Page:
“This excellent book fills a significant gap in the literature supporting planning education by providing clear, succinct advice on the design and implementation of small-scale student research projects.” – Chris Couch, Professor of Geography and Planning, University of Liverpool “A perfect text for supervisors to give students so that they plan their research projects carefully rather than leap headlong into data collection.” – Jean Hillier, Emeritus Professor of Sustainability and Urban Planning, RMIT University, Melbourne “Highly recommended... Ranging across topics such as planning a research programme and data management and the handling of ethical issues, the book will be very helpful to those embarking on a thesis or dissertation in the field.” – Peter Fidler, President of the University of Sunderland Research Design in Urban Planning is a short, accessible, and clearly written text on how to design research for a dissertation planning project. Aimed at both undergraduate and postgraduate levels, this text will:  • discuss research design, looking in detail at how researchers make their choices of methods  • examine these in reference to case studies/examples from the planning research literature  • explain to students how to interpret policy to define researchable questions  • review the issues comparatively  • situate the methodological questions in terms of research ethics. Packed with case studies, exercises, illustrations and summaries, Research Design in Urban Planning is an invaluable resource for students undertaking their first substantial, individual investigations.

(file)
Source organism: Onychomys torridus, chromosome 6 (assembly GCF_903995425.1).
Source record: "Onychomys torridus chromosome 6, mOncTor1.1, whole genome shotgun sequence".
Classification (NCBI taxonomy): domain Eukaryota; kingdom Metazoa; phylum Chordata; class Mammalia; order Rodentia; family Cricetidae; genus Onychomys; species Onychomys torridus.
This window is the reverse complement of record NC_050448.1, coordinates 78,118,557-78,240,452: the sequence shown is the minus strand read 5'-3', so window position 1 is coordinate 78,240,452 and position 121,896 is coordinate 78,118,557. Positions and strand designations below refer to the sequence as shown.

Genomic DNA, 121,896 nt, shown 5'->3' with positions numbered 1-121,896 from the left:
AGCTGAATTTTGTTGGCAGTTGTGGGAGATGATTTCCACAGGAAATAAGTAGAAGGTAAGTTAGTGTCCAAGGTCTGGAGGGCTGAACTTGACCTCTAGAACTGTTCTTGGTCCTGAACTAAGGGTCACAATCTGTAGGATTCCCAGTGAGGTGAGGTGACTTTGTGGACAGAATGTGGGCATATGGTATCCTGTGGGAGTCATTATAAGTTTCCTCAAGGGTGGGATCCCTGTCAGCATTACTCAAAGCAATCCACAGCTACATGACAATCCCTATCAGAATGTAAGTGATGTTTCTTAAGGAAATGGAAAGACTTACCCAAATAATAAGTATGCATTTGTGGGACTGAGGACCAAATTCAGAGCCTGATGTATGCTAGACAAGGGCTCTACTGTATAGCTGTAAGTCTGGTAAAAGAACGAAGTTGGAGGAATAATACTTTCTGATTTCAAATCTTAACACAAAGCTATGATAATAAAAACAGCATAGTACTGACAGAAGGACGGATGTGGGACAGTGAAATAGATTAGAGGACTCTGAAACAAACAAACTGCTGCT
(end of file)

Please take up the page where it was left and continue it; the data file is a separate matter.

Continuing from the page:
Descriptive Questions: Scope, Claims and Sampling

Descriptive Questions: Scope, Claims and Sampling

Descriptive Questions: Scope, Claims and Sampling

Key questions

What is the scope of my research?

What are data sources? What data sources should I use?

How can I select (‘sample’) the cases to study? What is the significance of representativeness in a sample?

Key concepts

Definitions, Data sources, Sampling units, Cases, Validity, Reliability, Representativeness, Empirical generalisation, Probabilistic sampling methods: Simple random sample, Systematic sampling, Stratified sampling, Cluster sampling. Non-probabilistic sampling methods: Snowball sampling, Quota sampling, Convenience sampling, Volunteer sampling, Judgement or Purposive sampling


If the starting point for a research design is the generation of a researchable question, which can be justified as one which is worthwhile to investigate, the following stages of research design are concerned with developing some convincing way of answering that ...

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